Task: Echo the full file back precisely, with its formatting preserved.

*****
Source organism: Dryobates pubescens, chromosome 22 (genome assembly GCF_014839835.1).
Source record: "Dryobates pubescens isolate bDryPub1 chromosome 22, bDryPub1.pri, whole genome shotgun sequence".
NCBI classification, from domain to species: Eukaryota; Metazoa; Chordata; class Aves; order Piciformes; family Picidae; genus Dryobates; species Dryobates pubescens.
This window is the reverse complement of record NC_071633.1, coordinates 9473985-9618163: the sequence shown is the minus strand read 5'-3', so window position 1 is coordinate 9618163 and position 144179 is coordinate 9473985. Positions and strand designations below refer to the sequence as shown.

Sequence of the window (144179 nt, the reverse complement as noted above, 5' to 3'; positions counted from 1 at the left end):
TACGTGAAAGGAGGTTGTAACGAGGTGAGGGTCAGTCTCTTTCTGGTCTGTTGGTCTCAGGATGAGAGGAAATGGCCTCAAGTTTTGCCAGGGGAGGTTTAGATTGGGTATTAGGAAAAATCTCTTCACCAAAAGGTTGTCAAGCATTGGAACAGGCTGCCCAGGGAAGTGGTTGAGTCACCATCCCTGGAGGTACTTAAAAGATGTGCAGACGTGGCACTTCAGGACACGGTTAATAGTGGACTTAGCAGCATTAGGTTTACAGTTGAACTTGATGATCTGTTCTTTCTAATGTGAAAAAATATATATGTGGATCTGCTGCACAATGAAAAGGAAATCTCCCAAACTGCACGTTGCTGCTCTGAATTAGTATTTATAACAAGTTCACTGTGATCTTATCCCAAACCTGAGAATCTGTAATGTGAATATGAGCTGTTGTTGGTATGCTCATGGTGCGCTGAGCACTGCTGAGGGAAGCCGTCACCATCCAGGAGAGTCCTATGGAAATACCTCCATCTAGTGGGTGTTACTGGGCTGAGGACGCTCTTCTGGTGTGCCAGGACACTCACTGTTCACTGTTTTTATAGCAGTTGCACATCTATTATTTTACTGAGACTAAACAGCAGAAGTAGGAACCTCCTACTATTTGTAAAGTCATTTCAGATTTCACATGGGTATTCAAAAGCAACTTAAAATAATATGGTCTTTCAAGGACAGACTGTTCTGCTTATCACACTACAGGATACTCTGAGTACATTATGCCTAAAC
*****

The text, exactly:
Source organism: Dryobates pubescens, chromosome 22 (genome assembly GCF_014839835.1).
Source record: "Dryobates pubescens isolate bDryPub1 chromosome 22, bDryPub1.pri, whole genome shotgun sequence".
NCBI classification, from domain to species: Eukaryota; Metazoa; Chordata; class Aves; order Piciformes; family Picidae; genus Dryobates; species Dryobates pubescens.
This window is the reverse complement of record NC_071633.1, coordinates 9473985-9618163: the sequence shown is the minus strand read 5'-3', so window position 1 is coordinate 9618163 and position 144179 is coordinate 9473985. Positions and strand designations below refer to the sequence as shown.

Sequence of the window (144179 nt, the reverse complement as noted above, 5' to 3'; positions counted from 1 at the left end):
TACGTGAAAGGAGGTTGTAACGAGGTGAGGGTCAGTCTCTTTCTGGTCTGTTGGTCTCAGGATGAGAGGAAATGGCCTCAAGTTTTGCCAGGGGAGGTTTAGATTGGGTATTAGGAAAAATCTCTTCACCAAAAGGTTGTCAAGCATTGGAACAGGCTGCCCAGGGAAGTGGTTGAGTCACCATCCCTGGAGGTACTTAAAAGATGTGCAGACGTGGCACTTCAGGACACGGTTAATAGTGGACTTAGCAGCATTAGGTTTACAGTTGAACTTGATGATCTGTTCTTTCTAATGTGAAAAAATATATATGTGGATCTGCTGCACAATGAAAAGGAAATCTCCCAAACTGCACGTTGCTGCTCTGAATTAGTATTTATAACAAGTTCACTGTGATCTTATCCCAAACCTGAGAATCTGTAATGTGAATATGAGCTGTTGTTGGTATGCTCATGGTGCGCTGAGCACTGCTGAGGGAAGCCGTCACCATCCAGGAGAGTCCTATGGAAATACCTCCATCTAGTGGGTGTTACTGGGCTGAGGACGCTCTTCTGGTGTGCCAGGACACTCACTGTTCACTGTTTTTATAGCAGTTGCACATCTATTATTTTACTGAGACTAAACAGCAGAAGTAGGAACCTCCTACTATTTGTAAAGTCATTTCAGATTTCACATGGGTATTCAAAAGCAACTTAAAATAATATGGTCTTTCAAGGACAGACTGTTCTGCTTATCACACTACAGGATACTCTGAGTACATTATGCCTAAAC